TITLE INSURANCE & TRUST CO. v. TORRANCE et al.
This action is upon stockholders' liability. Recovery is sought upon an indebtedness incurred by Calangeles Corporation for money borrowed by it and evidenced by a promissory note secured by a deed of trust on real estate. The defense set up by the stockholders is that at the time this action was filed the real estate had not been sold under the provisions of the deed of trust. In other words, the defendants insist that the stockholders of a corporation are only liable upon a secured indebtedness for any deficiency remaining after the security is exhausted. The defendants also alleged a payment of $4,500 on the indebtedness.
Judgment of the trial court was entered in favor of plaintiff against each defendant for one-eighth of the original principal sum of the note and interest thereon. The appeal therefrom is upon the judgment roll alone.
The case was tried upon a stipulation of facts. It appears that plaintiff loaned $30,000 to Calangeles Corporation, in consideration of which the latter gave its promissory note secured by a deed of trust. At the time of this transaction the debtor corporation had eight stockholders, each of whom owned ten shares of its capital stock. When this action was commenced all of the principal of the note and interest thereon for almost two years was unpaid and in default. Before the suit was filed plaintiff had executed its notice of default and election to sell the real property under the provisions of the deed of trust and had placed this notice of record. However, no sale of the property had been made by the trustee.
The payment of $4,500 was made by three of the stockholders to the plaintiff after the complaint was filed and in full satisfaction of their liability as stockholders upon the note in question.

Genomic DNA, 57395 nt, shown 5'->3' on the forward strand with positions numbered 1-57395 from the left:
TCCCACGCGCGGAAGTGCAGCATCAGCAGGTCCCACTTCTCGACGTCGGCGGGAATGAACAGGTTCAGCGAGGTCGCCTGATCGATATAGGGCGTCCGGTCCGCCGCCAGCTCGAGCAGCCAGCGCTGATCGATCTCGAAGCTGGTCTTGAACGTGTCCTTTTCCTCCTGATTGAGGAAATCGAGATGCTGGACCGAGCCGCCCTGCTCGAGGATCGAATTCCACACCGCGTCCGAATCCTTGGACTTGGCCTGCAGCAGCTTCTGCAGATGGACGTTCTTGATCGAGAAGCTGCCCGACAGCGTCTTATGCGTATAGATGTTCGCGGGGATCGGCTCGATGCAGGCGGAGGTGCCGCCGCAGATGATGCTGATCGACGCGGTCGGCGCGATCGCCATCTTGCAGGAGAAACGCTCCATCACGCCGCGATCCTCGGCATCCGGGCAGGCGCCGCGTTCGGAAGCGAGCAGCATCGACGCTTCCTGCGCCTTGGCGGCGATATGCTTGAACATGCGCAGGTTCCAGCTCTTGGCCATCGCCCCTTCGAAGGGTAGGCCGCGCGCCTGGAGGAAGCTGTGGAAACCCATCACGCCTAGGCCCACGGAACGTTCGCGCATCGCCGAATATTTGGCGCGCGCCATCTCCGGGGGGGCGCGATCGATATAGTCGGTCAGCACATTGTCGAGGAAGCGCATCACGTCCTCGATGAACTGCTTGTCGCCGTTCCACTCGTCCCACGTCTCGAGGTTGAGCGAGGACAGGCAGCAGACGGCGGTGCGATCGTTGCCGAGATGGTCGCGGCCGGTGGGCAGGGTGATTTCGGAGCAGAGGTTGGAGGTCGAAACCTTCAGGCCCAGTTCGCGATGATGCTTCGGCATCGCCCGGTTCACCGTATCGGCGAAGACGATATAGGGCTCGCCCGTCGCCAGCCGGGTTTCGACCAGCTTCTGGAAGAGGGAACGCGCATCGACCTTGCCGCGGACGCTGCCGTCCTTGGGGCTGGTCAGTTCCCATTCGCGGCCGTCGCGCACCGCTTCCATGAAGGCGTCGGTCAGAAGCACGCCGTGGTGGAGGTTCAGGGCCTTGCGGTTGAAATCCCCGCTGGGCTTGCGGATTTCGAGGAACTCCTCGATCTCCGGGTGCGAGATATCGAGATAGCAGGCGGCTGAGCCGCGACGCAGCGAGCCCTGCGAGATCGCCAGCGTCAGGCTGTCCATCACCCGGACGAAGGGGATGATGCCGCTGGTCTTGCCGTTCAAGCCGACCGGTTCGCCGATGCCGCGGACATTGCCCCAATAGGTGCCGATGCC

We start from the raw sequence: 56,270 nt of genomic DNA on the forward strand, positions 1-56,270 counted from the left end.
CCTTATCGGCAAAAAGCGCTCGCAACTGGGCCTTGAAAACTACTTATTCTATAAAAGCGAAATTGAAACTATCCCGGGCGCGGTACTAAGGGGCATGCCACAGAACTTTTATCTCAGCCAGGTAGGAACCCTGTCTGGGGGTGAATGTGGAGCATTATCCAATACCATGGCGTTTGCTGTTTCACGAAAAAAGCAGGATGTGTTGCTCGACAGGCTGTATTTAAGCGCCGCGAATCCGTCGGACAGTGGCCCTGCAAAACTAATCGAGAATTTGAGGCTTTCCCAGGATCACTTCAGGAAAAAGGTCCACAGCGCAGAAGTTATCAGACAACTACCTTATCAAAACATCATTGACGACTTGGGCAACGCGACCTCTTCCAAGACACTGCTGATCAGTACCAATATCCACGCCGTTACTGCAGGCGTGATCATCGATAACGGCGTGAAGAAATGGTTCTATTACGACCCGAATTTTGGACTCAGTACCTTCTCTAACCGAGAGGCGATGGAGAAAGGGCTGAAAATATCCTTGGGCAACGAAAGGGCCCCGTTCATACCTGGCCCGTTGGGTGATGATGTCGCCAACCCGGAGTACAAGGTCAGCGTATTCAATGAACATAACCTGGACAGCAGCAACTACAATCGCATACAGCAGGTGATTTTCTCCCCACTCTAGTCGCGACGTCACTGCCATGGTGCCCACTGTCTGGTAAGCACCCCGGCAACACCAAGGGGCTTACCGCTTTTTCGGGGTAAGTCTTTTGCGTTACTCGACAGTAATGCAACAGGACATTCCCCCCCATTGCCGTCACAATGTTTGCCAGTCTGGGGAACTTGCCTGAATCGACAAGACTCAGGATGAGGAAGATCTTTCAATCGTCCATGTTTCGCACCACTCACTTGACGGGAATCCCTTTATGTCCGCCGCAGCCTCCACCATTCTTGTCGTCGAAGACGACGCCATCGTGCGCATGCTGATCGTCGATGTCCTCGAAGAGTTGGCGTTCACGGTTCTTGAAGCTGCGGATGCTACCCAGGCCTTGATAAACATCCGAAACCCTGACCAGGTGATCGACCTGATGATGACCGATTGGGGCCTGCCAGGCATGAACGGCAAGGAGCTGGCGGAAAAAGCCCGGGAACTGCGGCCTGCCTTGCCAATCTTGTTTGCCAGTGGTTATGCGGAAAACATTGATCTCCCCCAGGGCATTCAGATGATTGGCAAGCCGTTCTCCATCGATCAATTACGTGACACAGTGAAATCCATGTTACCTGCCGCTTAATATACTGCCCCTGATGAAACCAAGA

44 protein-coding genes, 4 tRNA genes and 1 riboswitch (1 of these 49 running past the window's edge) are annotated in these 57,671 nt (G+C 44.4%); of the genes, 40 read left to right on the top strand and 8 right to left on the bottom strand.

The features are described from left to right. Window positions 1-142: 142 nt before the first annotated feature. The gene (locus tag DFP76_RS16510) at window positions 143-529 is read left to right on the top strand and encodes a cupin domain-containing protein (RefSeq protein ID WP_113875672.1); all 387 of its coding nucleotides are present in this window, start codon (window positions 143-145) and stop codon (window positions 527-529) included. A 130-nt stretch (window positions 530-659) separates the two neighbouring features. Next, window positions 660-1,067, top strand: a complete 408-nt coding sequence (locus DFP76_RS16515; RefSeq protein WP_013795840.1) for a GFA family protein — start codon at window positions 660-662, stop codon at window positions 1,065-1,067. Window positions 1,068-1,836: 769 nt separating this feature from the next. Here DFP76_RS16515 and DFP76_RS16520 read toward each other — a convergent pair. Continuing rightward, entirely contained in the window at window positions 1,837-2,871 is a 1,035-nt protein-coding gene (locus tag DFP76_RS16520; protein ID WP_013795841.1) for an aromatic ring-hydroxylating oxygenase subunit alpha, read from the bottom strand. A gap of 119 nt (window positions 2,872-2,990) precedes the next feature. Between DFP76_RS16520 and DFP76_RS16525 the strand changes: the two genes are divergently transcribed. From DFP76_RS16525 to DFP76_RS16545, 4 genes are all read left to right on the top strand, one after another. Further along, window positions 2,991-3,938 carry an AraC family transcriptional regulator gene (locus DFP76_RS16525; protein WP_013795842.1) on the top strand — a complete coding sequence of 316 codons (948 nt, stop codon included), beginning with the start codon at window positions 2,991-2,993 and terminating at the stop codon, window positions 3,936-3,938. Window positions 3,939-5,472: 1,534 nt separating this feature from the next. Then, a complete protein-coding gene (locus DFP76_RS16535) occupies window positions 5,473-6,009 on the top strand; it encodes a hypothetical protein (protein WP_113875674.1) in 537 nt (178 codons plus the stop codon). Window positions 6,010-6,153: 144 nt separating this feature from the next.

In Knowles v. Sandercock, 107 Cal. 629, 40 P. 1047, 1050, it was held that the fact that a note given by a corporation is secured by a mortgage which has not been foreclosed is no defense in an action against a stockholder for his proportionate part of the debt of the corporation. The court said: “He is not injured, nor is he benefited, by the fact that the corporation has given security.”
This case and many other authorities were reviewed in Aronson & Co. v. Pearson, 199 Cal. 286, 249 P. 188, 191, 51 A.L. R. 1380, which presented the question of whether or not a creditor of a corporation may secure a writ of attachment in an action brought upon a stockholder's liability for a debt of the corporation, secured by a mortgage on real property, without showing that the security has become valueless. The court held: “The obligations of the defendant and the corporation being primary and independent, the mere fact that the latter gave a mortgage to secure its contract is not a ground for discharging the writ of attachment.”
The reasons for the conclusions reached in each of these cases are stated at length in the opinions of the court. Applying the principles reviewed in those cases, there can be no question of the right of respondent to maintain this action.
The Knowles Case is also authority for the proposition that appellants are not entitled to the benefit of the $4,500 paid by their associates. The reason therefor is succinctly stated in the opinion as follows: “The money was not paid to the corporation, and was not in its possession. It was not intended to be used to pay the debts of the corporation, but to discharge the proportionate liability of the stockholders who paid it. It was held as the money of the stockholders who paid it, and was not the money of the corporation. If applied to the payment of the debt, to the extent of the proportionate shares of the stockholders who paid, that would not help appellants, for their shares of the indebtedness would be unaffected by such an application of it.” See, also, Sacramento Bank v. Pacific Bank, 124 Cal. 147, 56 P. 787, 45 L.R.A. 863, 71 Am.St.Rep. 36.
The judgment is, therefore, affirmed.
EDMONDS, Justice pro tem.
We concur: HOUSER, P. J.; DORAN, J.